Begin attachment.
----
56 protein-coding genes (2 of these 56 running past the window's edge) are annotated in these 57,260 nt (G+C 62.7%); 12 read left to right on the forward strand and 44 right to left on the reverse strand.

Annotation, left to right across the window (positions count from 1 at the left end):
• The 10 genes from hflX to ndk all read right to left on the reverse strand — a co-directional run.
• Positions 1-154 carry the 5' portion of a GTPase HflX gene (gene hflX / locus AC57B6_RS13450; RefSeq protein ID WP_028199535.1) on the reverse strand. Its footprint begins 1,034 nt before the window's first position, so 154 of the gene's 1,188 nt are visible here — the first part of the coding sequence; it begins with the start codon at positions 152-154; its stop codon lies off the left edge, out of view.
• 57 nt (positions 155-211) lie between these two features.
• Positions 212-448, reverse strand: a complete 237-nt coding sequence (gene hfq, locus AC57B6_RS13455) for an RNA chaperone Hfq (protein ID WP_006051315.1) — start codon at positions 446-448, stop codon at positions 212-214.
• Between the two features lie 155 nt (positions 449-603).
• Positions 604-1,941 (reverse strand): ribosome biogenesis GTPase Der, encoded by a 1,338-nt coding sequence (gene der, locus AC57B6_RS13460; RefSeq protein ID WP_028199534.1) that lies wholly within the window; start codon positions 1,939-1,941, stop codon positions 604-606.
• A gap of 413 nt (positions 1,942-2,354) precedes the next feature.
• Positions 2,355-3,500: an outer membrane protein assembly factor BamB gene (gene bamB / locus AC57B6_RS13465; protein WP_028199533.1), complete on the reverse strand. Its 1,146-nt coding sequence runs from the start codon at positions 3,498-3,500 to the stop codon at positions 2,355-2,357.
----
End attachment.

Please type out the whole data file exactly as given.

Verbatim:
56 protein-coding genes (2 of these 56 running past the window's edge) are annotated in these 57,260 nt (G+C 62.7%); 12 read left to right on the forward strand and 44 right to left on the reverse strand.

Annotation, left to right across the window (positions count from 1 at the left end):
• The 10 genes from hflX to ndk all read right to left on the reverse strand — a co-directional run.
• Positions 1-154 carry the 5' portion of a GTPase HflX gene (gene hflX / locus AC57B6_RS13450; RefSeq protein ID WP_028199535.1) on the reverse strand. Its footprint begins 1,034 nt before the window's first position, so 154 of the gene's 1,188 nt are visible here — the first part of the coding sequence; it begins with the start codon at positions 152-154; its stop codon lies off the left edge, out of view.
• 57 nt (positions 155-211) lie between these two features.
• Positions 212-448, reverse strand: a complete 237-nt coding sequence (gene hfq, locus AC57B6_RS13455) for an RNA chaperone Hfq (protein ID WP_006051315.1) — start codon at positions 446-448, stop codon at positions 212-214.
• Between the two features lie 155 nt (positions 449-603).
• Positions 604-1,941 (reverse strand): ribosome biogenesis GTPase Der, encoded by a 1,338-nt coding sequence (gene der, locus AC57B6_RS13460; RefSeq protein ID WP_028199534.1) that lies wholly within the window; start codon positions 1,939-1,941, stop codon positions 604-606.
• A gap of 413 nt (positions 1,942-2,354) precedes the next feature.
• Positions 2,355-3,500: an outer membrane protein assembly factor BamB gene (gene bamB / locus AC57B6_RS13465; protein WP_028199533.1), complete on the reverse strand. Its 1,146-nt coding sequence runs from the start codon at positions 3,498-3,500 to the stop codon at positions 2,355-2,357.